Charlottesville issues denial for 0 East High project for third time

The City of Charlottesville has once again written a letter indicating they will deny a preliminary site plan for 245 apartment units to be built on undeveloped land off of East High Street. (read the letter)

Seven Development is working with Shimp Engineering on a technical plan for the project, which would require fill dirt to be imported to elevate three buildings out of the floodplain. 

Shimp Engineering had submitted a third site plan on February 17.  They now have until June 30 to submit a new version to address the city’s concerns. Here’s some of what’s in this latest denial:

  • The applicant has acknowledged that a permit will be required to develop in the floodplain as the property is within the city’s Flood Hazard Protection Overlay District. (click here for the relevant section of City Code)
  • The applicant has also acknowledged that bonds for public improvements, erosion and sediment control, stormwater management facilities must be submitted before a final site plan can be approved. 
  • The applicant also acknowledges that any site-related improvements must be completed before any certificates of occupancy are issued. 
  • The project would not be phased but would instead be built all at once. 
  • All landscaping must be addressed in the final site plan. 
  • The Water Resources Protection Administrator has a note that “the quantity and location of fill in the floodplain at 0 High Street suggests that the design engineer will not be able to demonstrate a no‐rise condition in the floodplain in public right of way, even with the development of a hydraulic model that represents proposed conditions.”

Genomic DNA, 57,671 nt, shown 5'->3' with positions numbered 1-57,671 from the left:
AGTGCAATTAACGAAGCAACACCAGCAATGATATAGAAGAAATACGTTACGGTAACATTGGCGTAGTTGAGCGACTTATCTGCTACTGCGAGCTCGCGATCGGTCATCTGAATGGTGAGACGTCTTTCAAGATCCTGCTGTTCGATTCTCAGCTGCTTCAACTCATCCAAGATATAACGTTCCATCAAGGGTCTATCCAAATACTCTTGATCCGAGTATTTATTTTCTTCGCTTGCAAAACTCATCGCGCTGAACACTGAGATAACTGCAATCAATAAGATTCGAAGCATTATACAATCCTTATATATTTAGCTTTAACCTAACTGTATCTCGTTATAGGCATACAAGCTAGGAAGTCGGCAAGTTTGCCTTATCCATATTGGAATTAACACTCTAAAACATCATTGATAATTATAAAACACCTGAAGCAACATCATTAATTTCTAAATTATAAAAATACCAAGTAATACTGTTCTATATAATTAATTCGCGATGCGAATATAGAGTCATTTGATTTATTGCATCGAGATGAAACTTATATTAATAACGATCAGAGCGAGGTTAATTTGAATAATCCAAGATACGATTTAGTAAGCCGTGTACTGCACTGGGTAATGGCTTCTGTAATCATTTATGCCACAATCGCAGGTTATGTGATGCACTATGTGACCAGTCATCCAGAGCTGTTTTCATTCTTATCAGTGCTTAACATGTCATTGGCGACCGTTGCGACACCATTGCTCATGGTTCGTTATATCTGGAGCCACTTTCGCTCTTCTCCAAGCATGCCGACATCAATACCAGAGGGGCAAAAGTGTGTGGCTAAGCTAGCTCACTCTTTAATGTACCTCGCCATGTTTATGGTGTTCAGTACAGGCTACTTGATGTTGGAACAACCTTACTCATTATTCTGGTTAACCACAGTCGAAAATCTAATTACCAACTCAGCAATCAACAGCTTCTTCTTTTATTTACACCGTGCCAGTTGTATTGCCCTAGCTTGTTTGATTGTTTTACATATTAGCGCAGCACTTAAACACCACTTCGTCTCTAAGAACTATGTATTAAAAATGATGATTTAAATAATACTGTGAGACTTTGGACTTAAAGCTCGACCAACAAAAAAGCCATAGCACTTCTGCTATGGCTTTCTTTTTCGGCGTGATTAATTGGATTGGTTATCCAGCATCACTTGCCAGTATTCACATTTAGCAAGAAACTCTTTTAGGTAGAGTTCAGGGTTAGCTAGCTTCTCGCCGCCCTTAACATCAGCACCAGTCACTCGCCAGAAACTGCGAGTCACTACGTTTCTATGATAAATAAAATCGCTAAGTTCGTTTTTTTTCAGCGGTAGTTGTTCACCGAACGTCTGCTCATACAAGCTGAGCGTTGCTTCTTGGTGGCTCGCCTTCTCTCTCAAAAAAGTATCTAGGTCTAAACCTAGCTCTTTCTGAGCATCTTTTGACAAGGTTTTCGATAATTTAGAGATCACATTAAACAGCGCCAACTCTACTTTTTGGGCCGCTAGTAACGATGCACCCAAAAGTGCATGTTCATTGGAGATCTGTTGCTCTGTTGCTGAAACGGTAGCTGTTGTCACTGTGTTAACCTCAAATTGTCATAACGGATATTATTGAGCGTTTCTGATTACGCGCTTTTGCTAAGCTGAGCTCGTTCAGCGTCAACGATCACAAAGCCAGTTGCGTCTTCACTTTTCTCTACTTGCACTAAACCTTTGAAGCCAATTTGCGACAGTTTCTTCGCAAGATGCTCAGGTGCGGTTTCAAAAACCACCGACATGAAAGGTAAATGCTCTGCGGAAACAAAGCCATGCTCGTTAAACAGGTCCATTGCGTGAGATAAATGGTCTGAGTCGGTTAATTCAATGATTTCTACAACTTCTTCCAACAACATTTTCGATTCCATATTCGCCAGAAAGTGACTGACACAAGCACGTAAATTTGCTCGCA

• Traffic engineer Brennen Duncan said the proposed public streets don’t satisfy the city’s Standards and Design Manual and instead would be classified as driveways that would not be accepted into the city’s secondary road system.  

For more background on this development:

The full text for Section of the city’s Standards and Design Manual (credit: City of Charlottesville)

Before you go: The time to write and research of this article is covered by paid subscribers to Charlottesville Community Engagement. In fact, this particular installment comes from the April 5, 2023 edition of the program. To ensure this research can be sustained, please consider becoming a paid subscriber or contributing monthly through Patreon.

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